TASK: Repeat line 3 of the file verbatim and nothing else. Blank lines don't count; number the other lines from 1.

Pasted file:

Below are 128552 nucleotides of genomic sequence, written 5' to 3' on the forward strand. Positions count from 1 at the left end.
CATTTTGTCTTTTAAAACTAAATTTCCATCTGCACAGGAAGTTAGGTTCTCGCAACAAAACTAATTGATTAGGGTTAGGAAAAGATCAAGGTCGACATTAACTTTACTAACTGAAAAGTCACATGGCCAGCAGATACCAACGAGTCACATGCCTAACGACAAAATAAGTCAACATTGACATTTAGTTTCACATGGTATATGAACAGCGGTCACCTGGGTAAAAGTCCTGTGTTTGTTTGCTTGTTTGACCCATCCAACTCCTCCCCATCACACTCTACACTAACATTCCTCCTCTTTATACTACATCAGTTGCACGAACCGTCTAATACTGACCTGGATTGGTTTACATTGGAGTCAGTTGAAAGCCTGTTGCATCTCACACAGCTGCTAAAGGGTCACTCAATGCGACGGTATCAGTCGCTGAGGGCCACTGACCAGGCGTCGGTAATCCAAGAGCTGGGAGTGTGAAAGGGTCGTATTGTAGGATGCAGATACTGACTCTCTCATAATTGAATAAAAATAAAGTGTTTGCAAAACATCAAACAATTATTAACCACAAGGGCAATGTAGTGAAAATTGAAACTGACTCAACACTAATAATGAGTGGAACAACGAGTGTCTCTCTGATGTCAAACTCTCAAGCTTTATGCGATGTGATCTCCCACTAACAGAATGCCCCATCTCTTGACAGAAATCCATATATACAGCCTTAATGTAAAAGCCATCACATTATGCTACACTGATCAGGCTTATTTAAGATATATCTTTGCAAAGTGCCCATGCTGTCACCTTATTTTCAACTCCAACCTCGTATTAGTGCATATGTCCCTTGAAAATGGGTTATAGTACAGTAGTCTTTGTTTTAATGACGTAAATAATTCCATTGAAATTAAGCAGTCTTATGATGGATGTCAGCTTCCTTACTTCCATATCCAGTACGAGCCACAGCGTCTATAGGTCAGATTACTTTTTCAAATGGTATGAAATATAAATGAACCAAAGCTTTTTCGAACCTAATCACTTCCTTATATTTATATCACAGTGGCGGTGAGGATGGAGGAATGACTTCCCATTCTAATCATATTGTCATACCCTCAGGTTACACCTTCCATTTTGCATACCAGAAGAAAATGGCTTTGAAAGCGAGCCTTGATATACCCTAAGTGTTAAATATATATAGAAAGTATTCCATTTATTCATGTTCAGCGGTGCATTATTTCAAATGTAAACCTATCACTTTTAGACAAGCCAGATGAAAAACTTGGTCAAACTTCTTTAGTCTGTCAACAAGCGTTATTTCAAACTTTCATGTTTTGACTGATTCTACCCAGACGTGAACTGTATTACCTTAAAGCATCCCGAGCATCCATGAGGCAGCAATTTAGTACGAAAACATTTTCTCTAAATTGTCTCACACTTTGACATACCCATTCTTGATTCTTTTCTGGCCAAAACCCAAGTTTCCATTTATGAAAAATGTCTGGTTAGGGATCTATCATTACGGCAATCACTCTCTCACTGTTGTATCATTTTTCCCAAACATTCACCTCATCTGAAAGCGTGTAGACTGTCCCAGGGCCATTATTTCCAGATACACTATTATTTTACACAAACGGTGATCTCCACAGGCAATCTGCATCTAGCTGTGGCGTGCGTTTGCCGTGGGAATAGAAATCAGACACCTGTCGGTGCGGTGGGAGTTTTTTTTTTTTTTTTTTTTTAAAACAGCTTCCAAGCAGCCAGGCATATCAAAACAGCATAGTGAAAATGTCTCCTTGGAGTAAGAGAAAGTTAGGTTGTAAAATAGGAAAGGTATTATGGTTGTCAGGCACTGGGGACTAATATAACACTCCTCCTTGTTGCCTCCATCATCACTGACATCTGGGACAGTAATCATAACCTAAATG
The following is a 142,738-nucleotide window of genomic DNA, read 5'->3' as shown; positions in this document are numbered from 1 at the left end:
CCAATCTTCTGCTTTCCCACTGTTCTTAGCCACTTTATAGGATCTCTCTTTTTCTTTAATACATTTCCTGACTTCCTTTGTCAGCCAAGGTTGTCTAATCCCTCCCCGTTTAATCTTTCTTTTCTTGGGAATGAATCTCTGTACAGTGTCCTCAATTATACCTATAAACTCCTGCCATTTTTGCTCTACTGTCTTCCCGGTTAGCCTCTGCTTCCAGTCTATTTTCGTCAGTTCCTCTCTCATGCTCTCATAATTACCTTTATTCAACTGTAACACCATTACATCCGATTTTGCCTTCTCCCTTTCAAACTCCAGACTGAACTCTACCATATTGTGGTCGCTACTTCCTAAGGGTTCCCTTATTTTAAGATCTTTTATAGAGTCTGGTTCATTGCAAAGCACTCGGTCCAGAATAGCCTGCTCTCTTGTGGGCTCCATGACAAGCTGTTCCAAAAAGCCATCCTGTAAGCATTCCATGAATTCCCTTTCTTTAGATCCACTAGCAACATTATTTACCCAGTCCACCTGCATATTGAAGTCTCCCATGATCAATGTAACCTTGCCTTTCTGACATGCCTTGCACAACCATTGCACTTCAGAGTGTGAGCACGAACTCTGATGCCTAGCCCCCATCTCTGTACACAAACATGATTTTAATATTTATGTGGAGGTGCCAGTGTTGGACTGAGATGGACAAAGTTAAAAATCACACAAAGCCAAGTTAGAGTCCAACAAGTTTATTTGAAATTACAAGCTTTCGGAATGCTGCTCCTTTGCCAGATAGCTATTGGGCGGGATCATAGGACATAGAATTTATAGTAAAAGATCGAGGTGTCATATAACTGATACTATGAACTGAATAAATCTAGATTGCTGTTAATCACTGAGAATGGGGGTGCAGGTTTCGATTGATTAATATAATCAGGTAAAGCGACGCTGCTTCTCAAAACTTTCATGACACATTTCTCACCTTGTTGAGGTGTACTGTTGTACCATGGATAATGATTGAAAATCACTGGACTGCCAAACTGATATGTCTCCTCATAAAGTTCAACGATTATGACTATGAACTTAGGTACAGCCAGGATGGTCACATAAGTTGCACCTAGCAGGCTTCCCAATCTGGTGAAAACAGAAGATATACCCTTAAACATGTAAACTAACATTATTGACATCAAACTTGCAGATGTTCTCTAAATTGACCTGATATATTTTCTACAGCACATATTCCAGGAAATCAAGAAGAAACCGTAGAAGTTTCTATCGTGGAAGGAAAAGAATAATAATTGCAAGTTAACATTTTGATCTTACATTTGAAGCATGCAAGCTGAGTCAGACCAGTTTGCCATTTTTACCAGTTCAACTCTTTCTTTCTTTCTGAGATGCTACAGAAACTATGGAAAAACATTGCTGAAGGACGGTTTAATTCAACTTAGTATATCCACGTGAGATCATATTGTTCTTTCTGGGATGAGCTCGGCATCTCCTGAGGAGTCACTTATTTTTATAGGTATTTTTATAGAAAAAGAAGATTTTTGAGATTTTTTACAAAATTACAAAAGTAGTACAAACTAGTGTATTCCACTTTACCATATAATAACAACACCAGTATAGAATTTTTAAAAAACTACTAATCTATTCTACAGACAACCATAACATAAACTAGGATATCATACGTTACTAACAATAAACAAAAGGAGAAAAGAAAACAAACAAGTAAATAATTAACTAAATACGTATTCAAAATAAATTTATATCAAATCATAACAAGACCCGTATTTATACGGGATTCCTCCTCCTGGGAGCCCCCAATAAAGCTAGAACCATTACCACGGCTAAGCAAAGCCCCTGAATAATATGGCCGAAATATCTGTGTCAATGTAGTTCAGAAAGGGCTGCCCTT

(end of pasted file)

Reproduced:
The following is a 142,738-nucleotide window of genomic DNA, read 5'->3' as shown; positions in this document are numbered from 1 at the left end: